Another sign of stressful times? The National Suicide Prevention Hotline (1-800-273-TALK), in business less than four years, has answered its one millionth call. Linked to 133 local crisis centers across the nation, it instantly links callers to a counselor closest to their location, 24/7. The hotline is also linked to a special service for veterans and their family members. Hey folks, it ain't that bad. Unless your a Wall Street broker, that is.
A bit flip at the end, but to paraphrase a saying "any time you can get you topic in the paper, it is a good thing". My letter in response:
Thanks for including information about the National Suicide Prevention Hotline in your “Darts& Laurels” November 28, 2008. We need to take advantage of every chance to get out information about suicide and that it is alright to reach out for help if you have thoughts of suicide.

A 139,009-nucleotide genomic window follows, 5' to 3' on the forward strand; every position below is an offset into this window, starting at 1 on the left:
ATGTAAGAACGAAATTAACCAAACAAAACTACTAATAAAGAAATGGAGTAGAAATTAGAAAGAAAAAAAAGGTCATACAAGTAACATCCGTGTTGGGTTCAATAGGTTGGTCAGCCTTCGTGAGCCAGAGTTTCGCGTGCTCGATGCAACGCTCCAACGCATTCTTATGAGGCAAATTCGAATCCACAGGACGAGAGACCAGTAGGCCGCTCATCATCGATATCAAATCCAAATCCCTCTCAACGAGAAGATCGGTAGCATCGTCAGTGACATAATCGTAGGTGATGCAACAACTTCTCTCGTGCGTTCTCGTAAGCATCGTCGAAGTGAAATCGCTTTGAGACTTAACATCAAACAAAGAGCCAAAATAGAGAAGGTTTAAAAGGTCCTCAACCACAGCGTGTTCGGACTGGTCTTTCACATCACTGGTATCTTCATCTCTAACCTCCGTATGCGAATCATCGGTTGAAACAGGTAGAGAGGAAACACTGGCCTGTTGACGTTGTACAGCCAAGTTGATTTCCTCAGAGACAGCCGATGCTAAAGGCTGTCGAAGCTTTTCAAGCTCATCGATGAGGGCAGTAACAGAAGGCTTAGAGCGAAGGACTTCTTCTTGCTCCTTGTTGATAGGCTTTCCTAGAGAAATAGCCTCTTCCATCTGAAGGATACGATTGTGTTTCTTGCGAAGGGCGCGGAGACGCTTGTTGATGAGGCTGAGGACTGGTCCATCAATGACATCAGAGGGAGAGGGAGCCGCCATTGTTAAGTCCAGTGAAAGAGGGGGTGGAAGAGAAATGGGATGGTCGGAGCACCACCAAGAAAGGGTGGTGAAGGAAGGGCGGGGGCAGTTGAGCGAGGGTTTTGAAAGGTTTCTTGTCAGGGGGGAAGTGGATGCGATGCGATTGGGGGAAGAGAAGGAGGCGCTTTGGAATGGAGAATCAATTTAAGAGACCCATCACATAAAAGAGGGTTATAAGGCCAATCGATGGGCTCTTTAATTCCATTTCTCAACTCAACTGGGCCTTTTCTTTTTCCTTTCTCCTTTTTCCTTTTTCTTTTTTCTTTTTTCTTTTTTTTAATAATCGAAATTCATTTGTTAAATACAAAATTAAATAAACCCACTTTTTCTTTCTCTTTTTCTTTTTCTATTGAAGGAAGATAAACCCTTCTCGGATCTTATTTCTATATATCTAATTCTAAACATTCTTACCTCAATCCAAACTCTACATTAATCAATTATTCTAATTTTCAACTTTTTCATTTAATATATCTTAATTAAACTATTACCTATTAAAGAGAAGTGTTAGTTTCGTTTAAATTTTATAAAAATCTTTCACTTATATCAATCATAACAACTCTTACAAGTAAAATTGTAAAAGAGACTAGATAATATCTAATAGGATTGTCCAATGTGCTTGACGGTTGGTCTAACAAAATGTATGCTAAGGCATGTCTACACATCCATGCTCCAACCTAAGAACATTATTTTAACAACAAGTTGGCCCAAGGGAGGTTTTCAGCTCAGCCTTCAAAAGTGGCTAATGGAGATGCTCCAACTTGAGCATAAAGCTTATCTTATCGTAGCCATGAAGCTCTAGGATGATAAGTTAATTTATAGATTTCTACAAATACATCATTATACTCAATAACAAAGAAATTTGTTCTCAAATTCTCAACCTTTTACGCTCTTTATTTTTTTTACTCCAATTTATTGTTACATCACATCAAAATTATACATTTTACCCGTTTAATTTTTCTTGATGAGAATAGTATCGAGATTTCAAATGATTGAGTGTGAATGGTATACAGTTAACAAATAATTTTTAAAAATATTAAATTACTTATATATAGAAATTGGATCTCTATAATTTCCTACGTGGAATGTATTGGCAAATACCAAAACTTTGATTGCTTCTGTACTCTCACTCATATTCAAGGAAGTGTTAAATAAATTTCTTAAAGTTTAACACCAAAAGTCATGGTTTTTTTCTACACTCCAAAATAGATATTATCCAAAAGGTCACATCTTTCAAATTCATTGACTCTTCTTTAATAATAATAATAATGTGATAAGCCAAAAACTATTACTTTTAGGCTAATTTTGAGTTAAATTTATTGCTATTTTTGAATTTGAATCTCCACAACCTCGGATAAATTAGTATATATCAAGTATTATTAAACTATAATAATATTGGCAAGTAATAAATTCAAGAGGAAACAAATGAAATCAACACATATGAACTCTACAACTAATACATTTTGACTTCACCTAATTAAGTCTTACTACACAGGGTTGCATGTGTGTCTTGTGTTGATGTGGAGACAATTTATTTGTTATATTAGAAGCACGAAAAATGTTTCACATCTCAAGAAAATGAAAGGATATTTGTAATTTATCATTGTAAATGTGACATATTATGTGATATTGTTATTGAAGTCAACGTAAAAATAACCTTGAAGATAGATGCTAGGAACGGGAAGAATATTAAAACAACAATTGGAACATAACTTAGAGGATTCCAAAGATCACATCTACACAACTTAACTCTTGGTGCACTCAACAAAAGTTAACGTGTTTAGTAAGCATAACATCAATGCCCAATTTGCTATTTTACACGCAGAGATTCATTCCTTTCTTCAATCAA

Suicidal thoughts usually have antecedent depressive thoughts, but not always. Taking one’s own life can be an impulsive act on top of that depression, but there is often a time of thought and contemplation. If you can get a handle on that driving toward the “solution” of death, if you can expand your options, realize that there is another way, often death by suicide can be averted. That is what crisis lines are for. They can be quite effective.
Let’s hope that crisis lines can continue to exist in these times of budget cutting. Let’s hope folks realize they can reach out in that way and talk with someone who is willing to listen, help and give a bit of hope. It is often “that bad”. You are seeking deliverance from the pain you feel in your body, in your mind and in your psyche. Seek help. It is OK to get help. You are not “crazy”; seeking help does not mean you are crazy. Sometimes you just need help. National Suicide Prevention Hotline (1.800.273.8255 (TALK))
Richard L Keller, MD